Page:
On Friday evening in the SOU, the BSU (Black Student Union) hosted their Soul Food Dinner event with a night full of delicious soul food followed by performances from members of the club. The menu was full of appetizing soul food like fried catfish, mac and cheese, collard greens, mashed potatoes, fried chicken and sweet potato pie.
One of the performers for the night, Skylar Williams, opened up to what soul food meant to him. “I would say the biggest thing soul food means to me is just family. I can remember my grandmas, my great grandmas and my aunties just all cooking and getting everything ready and all of us sitting down to eat. I’m happy I was able to share a couple of those dishes with my family here. It’s something we all love and cherish.”
Emma Roots, another member of the BSU echoed a similar sentiment. “My adopted family’s from Tennessee, so we cook a lot of soul food in my household. I’m from Texas so we get a lot of that kind of food there as well. It’s really in my roots pretty much and I grew up with it a lot. I have missed it so much being in Oregon, it’s a little taste of home.”
A lot of the performances of the night focused on the theme of representation and oppression that black students feel on campus or in living their daily lives. Here are a couple of quotes from some of the amazing performances from that night.
“Trials and tribulations are often followed by realizations. By a sensation of freedom creative vision swirled by a humble position. If you question, you need to listen. You think it’s America but it’s a prison.”– Skylar Williams, Egypt Was Not Built in a Day.
“But lately, I have found myself exhausted from repeating the same rhetoric. For a while I felt like I was making real change at this university But now, I am hitting the same wall, I am suffocating in a room full of windows. I feel silent in an environment that’s supposed to be welcoming and inclusive. I tell you, ‘I’m suffocating,’ you tell me to wait.”– Bathscèba Duronvil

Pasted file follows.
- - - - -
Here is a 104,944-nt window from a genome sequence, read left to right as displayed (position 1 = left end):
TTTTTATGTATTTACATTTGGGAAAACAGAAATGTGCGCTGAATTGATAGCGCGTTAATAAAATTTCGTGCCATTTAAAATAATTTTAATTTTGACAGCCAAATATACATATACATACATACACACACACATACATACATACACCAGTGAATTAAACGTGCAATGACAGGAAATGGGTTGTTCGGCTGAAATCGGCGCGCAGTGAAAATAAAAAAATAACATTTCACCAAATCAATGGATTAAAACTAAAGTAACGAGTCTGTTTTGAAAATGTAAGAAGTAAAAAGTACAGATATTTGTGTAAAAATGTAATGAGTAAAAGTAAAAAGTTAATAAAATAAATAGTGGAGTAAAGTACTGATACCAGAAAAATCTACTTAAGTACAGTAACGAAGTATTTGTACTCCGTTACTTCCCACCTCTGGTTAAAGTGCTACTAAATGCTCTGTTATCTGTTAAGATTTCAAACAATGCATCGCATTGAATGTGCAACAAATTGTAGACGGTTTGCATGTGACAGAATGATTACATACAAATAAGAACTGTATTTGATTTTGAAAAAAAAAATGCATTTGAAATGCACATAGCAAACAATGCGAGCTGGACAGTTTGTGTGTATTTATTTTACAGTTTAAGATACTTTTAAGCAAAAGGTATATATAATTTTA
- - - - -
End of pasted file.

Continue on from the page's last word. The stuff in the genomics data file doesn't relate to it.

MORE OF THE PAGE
Club President, Bathschèba Duronvil gave a performance at the event opening up about the feeling of representation on campus. When asked about the presentation Duronvil said, “My presentation was just I’m tired is what it is. Recently here at SOU, I’ve been finding that I’ve had to repeat myself. Everywhere I go I tell people ‘I’m suffocating’. I need my own space as a black woman in a predominantly white university and I’m not given that here, and every time I tell people they tell me ‘wait’ they keep giving me different excuses and it’s like I can’t wait! I’m suffocating now. I’m facing racism now. I need my space. It came from pain and it came from healing”
Skylar Williams also supports the need for more representation here on campus by adding, “I joined the BSU 4 years ago and it’s something that’s always been really important to me because as a student of color we really need support outside of what we get in our regular experience.”
The event was to present soul food and help spread the word about the BSU, but there was more to it according to Duronvil who shared, “Basically the point of this entire event is to establish our presence as black students at SOU. Not only to say that we’re here, but to create a space of healing for us and to be surrounded by other black folks and other people who want to celebrate our culture and our ancestors with us.”
Ariel Reeves, a sophomore who attended the event can’t wait to come back next year. Not just for the food but also the presentations and the experience. Reeves explained, “I think this is one of the best events that the school puts on. The food was absolutely delicious, and probably the best food I’ve ever eaten on this campus. The presentations were very moving and I was mesmerized. When you come here you’re not just paying for the food, you’re paying for the experience.”